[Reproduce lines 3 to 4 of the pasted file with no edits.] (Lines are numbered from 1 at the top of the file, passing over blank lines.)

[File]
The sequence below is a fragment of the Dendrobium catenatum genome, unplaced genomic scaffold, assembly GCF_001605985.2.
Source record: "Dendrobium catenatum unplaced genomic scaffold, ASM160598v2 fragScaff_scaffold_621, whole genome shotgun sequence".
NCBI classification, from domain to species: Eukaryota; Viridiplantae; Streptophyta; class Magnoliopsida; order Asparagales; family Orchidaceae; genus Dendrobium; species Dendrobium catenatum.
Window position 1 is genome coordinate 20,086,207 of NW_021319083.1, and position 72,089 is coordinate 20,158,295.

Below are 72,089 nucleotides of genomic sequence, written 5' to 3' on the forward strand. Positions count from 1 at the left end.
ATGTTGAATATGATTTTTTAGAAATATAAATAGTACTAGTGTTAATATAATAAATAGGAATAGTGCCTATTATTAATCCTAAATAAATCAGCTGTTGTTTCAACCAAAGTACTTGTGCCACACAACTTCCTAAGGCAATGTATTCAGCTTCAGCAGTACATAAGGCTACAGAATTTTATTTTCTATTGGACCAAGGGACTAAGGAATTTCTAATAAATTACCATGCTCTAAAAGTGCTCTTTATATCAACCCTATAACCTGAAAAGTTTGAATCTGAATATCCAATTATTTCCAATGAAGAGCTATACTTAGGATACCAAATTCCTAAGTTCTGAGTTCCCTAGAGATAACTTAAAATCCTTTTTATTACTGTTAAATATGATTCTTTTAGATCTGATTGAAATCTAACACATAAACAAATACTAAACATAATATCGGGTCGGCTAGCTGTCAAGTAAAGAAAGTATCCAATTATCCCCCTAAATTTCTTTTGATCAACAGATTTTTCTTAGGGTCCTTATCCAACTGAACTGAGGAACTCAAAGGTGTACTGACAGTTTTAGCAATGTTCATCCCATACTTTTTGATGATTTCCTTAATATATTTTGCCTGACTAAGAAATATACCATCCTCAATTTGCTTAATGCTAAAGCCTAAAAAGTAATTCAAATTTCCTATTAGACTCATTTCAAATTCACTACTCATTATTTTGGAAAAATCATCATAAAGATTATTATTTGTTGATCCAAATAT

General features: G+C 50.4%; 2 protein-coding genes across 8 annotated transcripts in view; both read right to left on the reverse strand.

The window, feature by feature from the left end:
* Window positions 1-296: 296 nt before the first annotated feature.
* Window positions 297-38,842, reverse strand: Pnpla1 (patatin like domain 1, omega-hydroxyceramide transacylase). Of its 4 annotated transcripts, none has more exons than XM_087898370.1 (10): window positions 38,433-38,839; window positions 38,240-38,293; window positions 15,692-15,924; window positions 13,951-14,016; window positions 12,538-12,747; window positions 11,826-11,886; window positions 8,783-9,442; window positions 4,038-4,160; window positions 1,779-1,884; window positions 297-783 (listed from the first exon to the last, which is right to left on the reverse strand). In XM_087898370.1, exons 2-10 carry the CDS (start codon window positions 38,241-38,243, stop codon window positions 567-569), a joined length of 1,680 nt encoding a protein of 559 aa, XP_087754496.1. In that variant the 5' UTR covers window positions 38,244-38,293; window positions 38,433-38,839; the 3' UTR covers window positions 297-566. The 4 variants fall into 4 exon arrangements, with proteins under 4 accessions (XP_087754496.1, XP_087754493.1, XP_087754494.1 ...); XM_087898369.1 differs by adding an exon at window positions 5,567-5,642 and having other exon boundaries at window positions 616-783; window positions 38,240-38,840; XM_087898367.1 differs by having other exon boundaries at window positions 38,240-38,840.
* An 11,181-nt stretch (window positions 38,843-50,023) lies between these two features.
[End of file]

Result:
NCBI classification, from domain to species: Eukaryota; Viridiplantae; Streptophyta; class Magnoliopsida; order Asparagales; family Orchidaceae; genus Dendrobium; species Dendrobium catenatum.
Window position 1 is genome coordinate 20,086,207 of NW_021319083.1, and position 72,089 is coordinate 20,158,295.